What is Reflectikon
Reflectikon is a collection of stories, articles and poems. Each of them tries to encapsulate a moral value, a principle or an inspiration with the hope of creating an appeal to the reader to pause, reflect and connect with the message(s). The aim is not create a prescriptive moral code or try to establish an authority on one, but to engage the readers on positive and (mostly) known values via engaging content.
The inspiration for Reflectikon comes from real conversations and day to day incidents at workplace and the primary appeal for these articles also tend to be for the “people at work“. However each story or article is written in a way that it can be perused by enthusiastic readers without any prerequisite imposed on them. So far the purpose has been achieved with Reflectikon engaging a diverse set of readers from different backgrounds and communities.
The tag cloud given below provides a view on the type of articles posted and should give an overview of what to expect from Reflectikon.
There is an index page where the author has put together a collection of popular stories with a one line summary of what the story/article is trying to convey. As can be noted from this page, the stories vary from being fictional, contemporary, children’s stories and abstract. Most of the stories are elaborate and cannot be consumed in a rush. The intent is to engage the reader, even if in a minor way, to pause and reflect.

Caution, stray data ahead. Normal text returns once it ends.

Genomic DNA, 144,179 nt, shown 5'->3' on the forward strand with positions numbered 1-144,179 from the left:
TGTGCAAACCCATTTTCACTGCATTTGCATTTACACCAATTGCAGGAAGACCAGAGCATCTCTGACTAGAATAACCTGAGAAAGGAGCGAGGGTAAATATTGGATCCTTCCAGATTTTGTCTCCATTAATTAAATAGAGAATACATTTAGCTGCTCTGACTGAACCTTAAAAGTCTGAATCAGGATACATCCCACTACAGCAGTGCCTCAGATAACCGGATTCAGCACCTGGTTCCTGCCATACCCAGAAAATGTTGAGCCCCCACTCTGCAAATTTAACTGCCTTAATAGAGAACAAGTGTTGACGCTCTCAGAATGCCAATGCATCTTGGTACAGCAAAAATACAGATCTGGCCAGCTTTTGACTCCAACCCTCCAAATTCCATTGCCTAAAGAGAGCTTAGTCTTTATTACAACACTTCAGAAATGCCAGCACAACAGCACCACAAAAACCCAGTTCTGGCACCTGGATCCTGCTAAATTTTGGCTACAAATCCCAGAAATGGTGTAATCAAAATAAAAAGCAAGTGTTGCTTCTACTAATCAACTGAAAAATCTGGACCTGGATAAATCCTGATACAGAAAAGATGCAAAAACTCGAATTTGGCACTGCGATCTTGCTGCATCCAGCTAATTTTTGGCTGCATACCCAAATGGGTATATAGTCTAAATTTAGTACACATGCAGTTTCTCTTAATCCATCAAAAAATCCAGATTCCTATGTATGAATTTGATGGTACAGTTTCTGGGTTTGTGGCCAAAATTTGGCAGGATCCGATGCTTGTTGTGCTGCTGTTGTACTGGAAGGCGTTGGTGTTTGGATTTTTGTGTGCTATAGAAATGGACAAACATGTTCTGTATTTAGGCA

There is nothing more rewarding than receiving the reader’s reflections on the posts. Please consider providing your thoughts on the articles (towards the end of each post) or any other feedback via this page.
Why the name?
The author assumes the role of a mirror that is merely trying to reflect the inspiration dawning upon it constantly from all around and hopes to learn continuously from the light & wisdom of discerning readers.
With the hope that the reader finds the same joy as the author does when a story starts to shine on Reflectikon, thank you for your time and happy reading!
“If words come from the heart, they will enter the heart. If they come from the tongue, they will not pass beyond the ears.”